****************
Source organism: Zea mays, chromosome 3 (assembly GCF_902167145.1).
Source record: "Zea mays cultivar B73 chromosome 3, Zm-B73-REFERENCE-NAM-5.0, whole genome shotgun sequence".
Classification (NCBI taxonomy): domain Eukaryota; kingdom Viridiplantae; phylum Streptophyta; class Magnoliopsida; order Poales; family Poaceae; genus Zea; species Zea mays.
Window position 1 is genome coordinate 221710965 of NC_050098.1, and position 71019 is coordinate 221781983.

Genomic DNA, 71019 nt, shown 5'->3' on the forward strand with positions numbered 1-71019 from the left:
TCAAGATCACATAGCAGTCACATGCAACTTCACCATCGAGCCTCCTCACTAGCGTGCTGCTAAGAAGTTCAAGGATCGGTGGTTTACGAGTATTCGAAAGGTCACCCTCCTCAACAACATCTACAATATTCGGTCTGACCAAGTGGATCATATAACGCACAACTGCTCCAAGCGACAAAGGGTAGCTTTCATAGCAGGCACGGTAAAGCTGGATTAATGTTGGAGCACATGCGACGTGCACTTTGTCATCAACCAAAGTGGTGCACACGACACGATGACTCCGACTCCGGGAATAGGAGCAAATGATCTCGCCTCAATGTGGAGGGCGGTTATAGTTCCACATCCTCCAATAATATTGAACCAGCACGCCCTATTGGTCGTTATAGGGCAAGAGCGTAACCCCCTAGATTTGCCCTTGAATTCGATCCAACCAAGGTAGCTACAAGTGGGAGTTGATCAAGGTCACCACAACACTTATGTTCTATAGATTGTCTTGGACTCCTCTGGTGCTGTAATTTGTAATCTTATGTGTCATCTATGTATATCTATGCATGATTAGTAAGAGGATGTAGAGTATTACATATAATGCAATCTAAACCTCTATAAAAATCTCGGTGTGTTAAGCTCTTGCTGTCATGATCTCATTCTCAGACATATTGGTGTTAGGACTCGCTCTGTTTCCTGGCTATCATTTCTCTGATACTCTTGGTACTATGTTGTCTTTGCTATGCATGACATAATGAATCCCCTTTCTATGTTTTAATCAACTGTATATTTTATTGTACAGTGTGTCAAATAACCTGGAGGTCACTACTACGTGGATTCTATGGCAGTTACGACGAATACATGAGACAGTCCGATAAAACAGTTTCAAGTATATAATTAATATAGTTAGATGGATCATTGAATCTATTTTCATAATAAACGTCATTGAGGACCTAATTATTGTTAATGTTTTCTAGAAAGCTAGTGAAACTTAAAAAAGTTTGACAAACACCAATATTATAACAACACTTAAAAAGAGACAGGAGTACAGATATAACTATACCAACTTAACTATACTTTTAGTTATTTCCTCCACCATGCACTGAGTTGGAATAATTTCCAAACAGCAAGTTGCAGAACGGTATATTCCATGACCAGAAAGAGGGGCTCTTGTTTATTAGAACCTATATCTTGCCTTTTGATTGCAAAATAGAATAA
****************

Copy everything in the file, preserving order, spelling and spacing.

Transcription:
Source organism: Zea mays, chromosome 3 (assembly GCF_902167145.1).
Source record: "Zea mays cultivar B73 chromosome 3, Zm-B73-REFERENCE-NAM-5.0, whole genome shotgun sequence".
Classification (NCBI taxonomy): domain Eukaryota; kingdom Viridiplantae; phylum Streptophyta; class Magnoliopsida; order Poales; family Poaceae; genus Zea; species Zea mays.
Window position 1 is genome coordinate 221710965 of NC_050098.1, and position 71019 is coordinate 221781983.

Genomic DNA, 71019 nt, shown 5'->3' on the forward strand with positions numbered 1-71019 from the left:
TCAAGATCACATAGCAGTCACATGCAACTTCACCATCGAGCCTCCTCACTAGCGTGCTGCTAAGAAGTTCAAGGATCGGTGGTTTACGAGTATTCGAAAGGTCACCCTCCTCAACAACATCTACAATATTCGGTCTGACCAAGTGGATCATATAACGCACAACTGCTCCAAGCGACAAAGGGTAGCTTTCATAGCAGGCACGGTAAAGCTGGATTAATGTTGGAGCACATGCGACGTGCACTTTGTCATCAACCAAAGTGGTGCACACGACACGATGACTCCGACTCCGGGAATAGGAGCAAATGATCTCGCCTCAATGTGGAGGGCGGTTATAGTTCCACATCCTCCAATAATATTGAACCAGCACGCCCTATTGGTCGTTATAGGGCAAGAGCGTAACCCCCTAGATTTGCCCTTGAATTCGATCCAACCAAGGTAGCTACAAGTGGGAGTTGATCAAGGTCACCACAACACTTATGTTCTATAGATTGTCTTGGACTCCTCTGGTGCTGTAATTTGTAATCTTATGTGTCATCTATGTATATCTATGCATGATTAGTAAGAGGATGTAGAGTATTACATATAATGCAATCTAAACCTCTATAAAAATCTCGGTGTGTTAAGCTCTTGCTGTCATGATCTCATTCTCAGACATATTGGTGTTAGGACTCGCTCTGTTTCCTGGCTATCATTTCTCTGATACTCTTGGTACTATGTTGTCTTTGCTATGCATGACATAATGAATCCCCTTTCTATGTTTTAATCAACTGTATATTTTATTGTACAGTGTGTCAAATAACCTGGAGGTCACTACTACGTGGATTCTATGGCAGTTACGACGAATACATGAGACAGTCCGATAAAACAGTTTCAAGTATATAATTAATATAGTTAGATGGATCATTGAATCTATTTTCATAATAAACGTCATTGAGGACCTAATTATTGTTAATGTTTTCTAGAAAGCTAGTGAAACTTAAAAAAGTTTGACAAACACCAATATTATAACAACACTTAAAAAGAGACAGGAGTACAGATATAACTATACCAACTTAACTATACTTTTAGTTATTTCCTCCACCATGCACTGAGTTGGAATAATTTCCAAACAGCAAGTTGCAGAACGGTATATTCCATGACCAGAAAGAGGGGCTCTTGTTTATTAGAACCTATATCTTGCCTTTTGATTGCAAAATAGAATAA